A trio of influential knaves to worry about this week, united by a belief that “this time is different”. Well pantomime season is behind us, however we can still all shout “oh no it isn’t”.
Boris seems to be the least of our problems, if the greatest of villains, for the scurrilous crime of enjoying himself, what a rat. While Powell is providing an increasing threat to the poor and exploited across the globe by generating financial instability, and the lamest of the lot, Lagarde is just repeating a political line. The Euro zone debt figures look like this. A sharp rise from an already overstretched position, but still benefiting from falling rates, so when that rate line turns, the problem will really bite.
Will markets ever trust the Fed (if they did this time, outside the gilded denizens of Wall Street) again? Hopefully not, the trouble with putting administrators in charge of Central Banks is they rely only on historic facts, it is in the job description, that’s what they polish, hone and serve up.
But the economy is dynamic
The mismatch is that the economy is dynamic, and has no printed rule book, beyond that of the rocket; what goes up, must come down, immutable like gravity. And you simply can’t wish gravity away.
So, this Fed is programmed to repeat what it can see looking backwards, and all the obedient commentators on Wall Street who simply echo its nonsense, are of little use, except to fleece the gullible and to signal false comfort to one another.
Having said for most of last year “there is no inflation” they have turned on a sixpence, to say inflation is now out of control. Talking of six or seven rate hikes; they wish, just banker’s fantasies. Although markets, not surprisingly, are now suddenly jittery.
This week we went from feeling over 20% cash was too cautious, to feeling we had missed the boat on value stocks, back to feeling 20% cash was really just fine, all in the space of four short days.
So, because that sea change in inflation expectations was so abrupt, this is a genuine dislocation, we do see the NASDAQ and both the concept stocks on infinite multiples and the mega tech stocks on thirty- or forty-times earnings, as in some trouble, in a process that does not feel over yet.
There is a ton of selling, and the spoofing assets, including crypto, will be heading down, in a dip that feels likely to be around for a little while. But two things stand out, firstly until rates start to top out, this excess money simply can’t go into bonds, so what happens to it? Secondly if the market assumptions about Powell and Lagarde are both right, you are going to be paid handsomely to hold dollars, while simultaneously being charged to hold Euros. We don’t see that as sustainable either. One must be wrong.
This is why Lagarde’s confidence in no rate hikes, feels like a lawyer’s bluff, as if currencies move, it won’t be her choice for long. While uninvested money, on which fund management fees are still charged, always makes asset gatherers nervous; it will all go somewhere.
That also leaves the question of how much growth we will actually see, as if it is below expectations, then inflation will be choked off, labour force participation will fall, US rate rises will run out of steam. There are already signs of that. While given the scale of market movements, the ending of bond buying by the Fed (long overdue) and even a modest run off of the balance sheet, will be pretty irrelevant, both are really drops in the financial ocean.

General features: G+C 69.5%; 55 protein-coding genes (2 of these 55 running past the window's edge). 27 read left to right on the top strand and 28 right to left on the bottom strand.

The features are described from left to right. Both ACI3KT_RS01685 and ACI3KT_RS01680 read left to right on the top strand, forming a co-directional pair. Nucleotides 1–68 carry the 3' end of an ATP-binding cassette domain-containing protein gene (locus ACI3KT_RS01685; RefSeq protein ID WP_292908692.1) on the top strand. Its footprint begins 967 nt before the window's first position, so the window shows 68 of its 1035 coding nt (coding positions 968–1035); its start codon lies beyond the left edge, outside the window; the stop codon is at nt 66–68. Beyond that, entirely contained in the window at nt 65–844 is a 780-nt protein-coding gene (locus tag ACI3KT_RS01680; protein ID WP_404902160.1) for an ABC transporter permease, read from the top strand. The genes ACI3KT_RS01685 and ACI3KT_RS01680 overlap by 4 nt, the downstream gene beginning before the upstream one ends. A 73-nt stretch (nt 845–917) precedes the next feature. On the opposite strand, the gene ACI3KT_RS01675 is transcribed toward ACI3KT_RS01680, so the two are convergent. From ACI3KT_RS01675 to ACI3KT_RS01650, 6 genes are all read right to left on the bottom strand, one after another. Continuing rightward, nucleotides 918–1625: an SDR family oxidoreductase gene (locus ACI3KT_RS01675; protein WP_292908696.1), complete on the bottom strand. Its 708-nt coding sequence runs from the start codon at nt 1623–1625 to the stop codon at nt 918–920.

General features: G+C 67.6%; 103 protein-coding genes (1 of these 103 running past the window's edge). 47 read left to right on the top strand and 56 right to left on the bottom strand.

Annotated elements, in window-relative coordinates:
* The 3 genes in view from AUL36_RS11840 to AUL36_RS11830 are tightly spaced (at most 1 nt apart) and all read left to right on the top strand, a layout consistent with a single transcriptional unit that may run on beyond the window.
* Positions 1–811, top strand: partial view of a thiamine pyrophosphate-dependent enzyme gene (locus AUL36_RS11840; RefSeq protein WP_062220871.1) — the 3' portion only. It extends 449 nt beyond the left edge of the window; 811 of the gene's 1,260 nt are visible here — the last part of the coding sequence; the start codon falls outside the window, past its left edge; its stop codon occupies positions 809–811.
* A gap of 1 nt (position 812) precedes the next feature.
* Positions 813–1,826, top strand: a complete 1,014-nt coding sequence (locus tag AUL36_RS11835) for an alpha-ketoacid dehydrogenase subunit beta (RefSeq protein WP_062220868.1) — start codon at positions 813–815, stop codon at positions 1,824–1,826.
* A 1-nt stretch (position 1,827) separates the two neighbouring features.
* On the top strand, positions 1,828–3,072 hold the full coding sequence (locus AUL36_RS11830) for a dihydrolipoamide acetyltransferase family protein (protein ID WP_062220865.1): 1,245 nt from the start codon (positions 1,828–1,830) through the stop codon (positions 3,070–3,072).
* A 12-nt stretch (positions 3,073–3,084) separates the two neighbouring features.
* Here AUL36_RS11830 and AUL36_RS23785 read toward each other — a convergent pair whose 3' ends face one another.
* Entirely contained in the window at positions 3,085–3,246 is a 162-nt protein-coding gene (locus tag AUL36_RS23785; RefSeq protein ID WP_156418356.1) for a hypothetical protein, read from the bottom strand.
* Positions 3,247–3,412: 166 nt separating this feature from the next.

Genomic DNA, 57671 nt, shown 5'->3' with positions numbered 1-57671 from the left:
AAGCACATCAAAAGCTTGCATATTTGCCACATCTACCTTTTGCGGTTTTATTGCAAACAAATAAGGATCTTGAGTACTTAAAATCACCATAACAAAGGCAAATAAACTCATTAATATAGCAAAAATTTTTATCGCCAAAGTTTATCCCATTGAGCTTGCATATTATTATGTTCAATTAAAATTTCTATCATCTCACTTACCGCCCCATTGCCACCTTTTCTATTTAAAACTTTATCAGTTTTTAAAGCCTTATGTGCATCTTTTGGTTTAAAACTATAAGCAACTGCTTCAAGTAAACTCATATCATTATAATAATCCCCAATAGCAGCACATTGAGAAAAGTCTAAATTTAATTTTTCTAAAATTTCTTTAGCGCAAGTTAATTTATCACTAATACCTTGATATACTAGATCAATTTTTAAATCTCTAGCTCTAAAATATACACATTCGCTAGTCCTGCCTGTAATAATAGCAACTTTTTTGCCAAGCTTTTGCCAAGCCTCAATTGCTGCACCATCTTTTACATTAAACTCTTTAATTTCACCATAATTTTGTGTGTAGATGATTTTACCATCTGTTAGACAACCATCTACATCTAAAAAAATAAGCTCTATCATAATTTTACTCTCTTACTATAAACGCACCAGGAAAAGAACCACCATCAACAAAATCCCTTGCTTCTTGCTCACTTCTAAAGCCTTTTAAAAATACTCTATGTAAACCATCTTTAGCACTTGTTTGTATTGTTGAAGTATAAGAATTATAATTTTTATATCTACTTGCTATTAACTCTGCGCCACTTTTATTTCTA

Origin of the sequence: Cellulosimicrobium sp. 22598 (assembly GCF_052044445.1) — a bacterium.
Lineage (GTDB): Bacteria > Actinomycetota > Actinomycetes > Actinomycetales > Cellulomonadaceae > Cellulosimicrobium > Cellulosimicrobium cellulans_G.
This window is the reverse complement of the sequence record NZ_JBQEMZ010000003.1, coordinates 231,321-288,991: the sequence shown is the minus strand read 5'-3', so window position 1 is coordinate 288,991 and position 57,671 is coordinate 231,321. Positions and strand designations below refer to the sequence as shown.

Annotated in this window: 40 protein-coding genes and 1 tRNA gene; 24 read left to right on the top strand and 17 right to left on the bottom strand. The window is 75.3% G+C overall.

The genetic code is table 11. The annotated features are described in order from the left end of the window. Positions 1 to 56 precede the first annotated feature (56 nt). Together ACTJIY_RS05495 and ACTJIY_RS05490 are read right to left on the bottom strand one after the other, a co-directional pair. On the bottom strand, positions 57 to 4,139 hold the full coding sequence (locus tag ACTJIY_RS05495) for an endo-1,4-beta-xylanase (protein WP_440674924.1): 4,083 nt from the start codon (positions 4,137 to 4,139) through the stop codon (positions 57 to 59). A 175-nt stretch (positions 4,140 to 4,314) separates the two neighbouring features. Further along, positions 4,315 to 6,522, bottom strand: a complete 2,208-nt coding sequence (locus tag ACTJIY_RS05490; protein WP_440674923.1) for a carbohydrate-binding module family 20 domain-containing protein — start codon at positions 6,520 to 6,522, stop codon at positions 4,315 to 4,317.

The froth blown off
So, the good news is we will see normal investment conditions, the froth blown off, bonds producing a yield, along with slower growth and moderating inflation, which we do feel will be backing off by mid-year. All of course will rather depend on the progress of COVID, because we still see (and have done for nigh on two years) this inflation is directly caused by COVID responses.
Reducing the output capacity of the economy, with no cut in demand, has to cause price rises. These price rises will exist everywhere COVID does, so trying to pin them to a single cause or location is not easy. They will persist until the demand/capacity equations correct, which with COVID is a multi-year task.
The FTSE finally gets a look in
So, a sea change yes, a market dislocation yes, but if it is as bad as is currently feared, with some big winners resulting in the financials, real assets and energy. All of which, on those fundamentals, still look to us good value, hence the visible support for the FTSE 100.
While if it is not that bad, sufficient money will flow into US Treasury stock, from low interest areas, forcing the dollar to rise, and rates down, until other areas are simply pulled along. So no, we won’t then be getting seven rises on this data and equity markets can start to relax.
And what of Boris?
Finally, Boris, now degenerating into farce, but much as we hate what he has become, we recognize one wing of the Tory party feels he is too right wing, while another feels he is too left wing. Both dream of replacing him with their own, but in so far as he splits the difference, the risk that the other faction wins, should keep him in office.
Either faction will demand more of his replacement than they can ever deliver, given that core fundamental split, so such a divide simply hands Downing Street to Keir Starmer. For now, I still feel he survives, and given his nature he will remain impervious to change, but remarkably adept at promising it.
Sterling seems notably unfazed by it all.
Monogram Capital Management Limited